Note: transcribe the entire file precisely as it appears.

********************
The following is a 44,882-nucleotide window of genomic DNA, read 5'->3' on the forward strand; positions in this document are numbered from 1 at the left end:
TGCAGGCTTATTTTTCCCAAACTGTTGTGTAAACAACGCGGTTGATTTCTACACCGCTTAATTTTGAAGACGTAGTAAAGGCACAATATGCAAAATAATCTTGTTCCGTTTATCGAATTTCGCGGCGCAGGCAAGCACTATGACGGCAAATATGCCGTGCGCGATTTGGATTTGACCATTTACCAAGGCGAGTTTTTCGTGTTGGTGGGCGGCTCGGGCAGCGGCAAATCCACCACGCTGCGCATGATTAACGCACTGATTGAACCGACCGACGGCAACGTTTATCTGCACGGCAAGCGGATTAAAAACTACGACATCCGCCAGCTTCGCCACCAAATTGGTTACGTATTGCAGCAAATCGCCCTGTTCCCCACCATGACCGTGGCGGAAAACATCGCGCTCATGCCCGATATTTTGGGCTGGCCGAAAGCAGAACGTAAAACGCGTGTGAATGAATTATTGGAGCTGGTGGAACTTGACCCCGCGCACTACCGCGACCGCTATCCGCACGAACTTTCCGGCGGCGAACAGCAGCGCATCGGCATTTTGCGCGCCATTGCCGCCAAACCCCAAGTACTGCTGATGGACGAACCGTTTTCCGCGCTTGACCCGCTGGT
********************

The following is a 44,882-nucleotide window of genomic DNA, read 5'->3' on the forward strand; positions in this document are numbered from 1 at the left end:
TGCAGGCTTATTTTTCCCAAACTGTTGTGTAAACAACGCGGTTGATTTCTACACCGCTTAATTTTGAAGACGTAGTAAAGGCACAATATGCAAAATAATCTTGTTCCGTTTATCGAATTTCGCGGCGCAGGCAAGCACTATGACGGCAAATATGCCGTGCGCGATTTGGATTTGACCATTTACCAAGGCGAGTTTTTCGTGTTGGTGGGCGGCTCGGGCAGCGGCAAATCCACCACGCTGCGCATGATTAACGCACTGATTGAACCGACCGACGGCAACGTTTATCTGCACGGCAAGCGGATTAAAAACTACGACATCCGCCAGCTTCGCCACCAAATTGGTTACGTATTGCAGCAAATCGCCCTGTTCCCCACCATGACCGTGGCGGAAAACATCGCGCTCATGCCCGATATTTTGGGCTGGCCGAAAGCAGAACGTAAAACGCGTGTGAATGAATTATTGGAGCTGGTGGAACTTGACCCCGCGCACTACCGCGACCGCTATCCGCACGAACTTTCCGGCGGCGAACAGCAGCGCATCGGCATTTTGCGCGCCATTGCCGCCAAACCCCAAGTACTGCTGATGGACGAACCGTTTTCCGCGCTTGACCCGCTGGT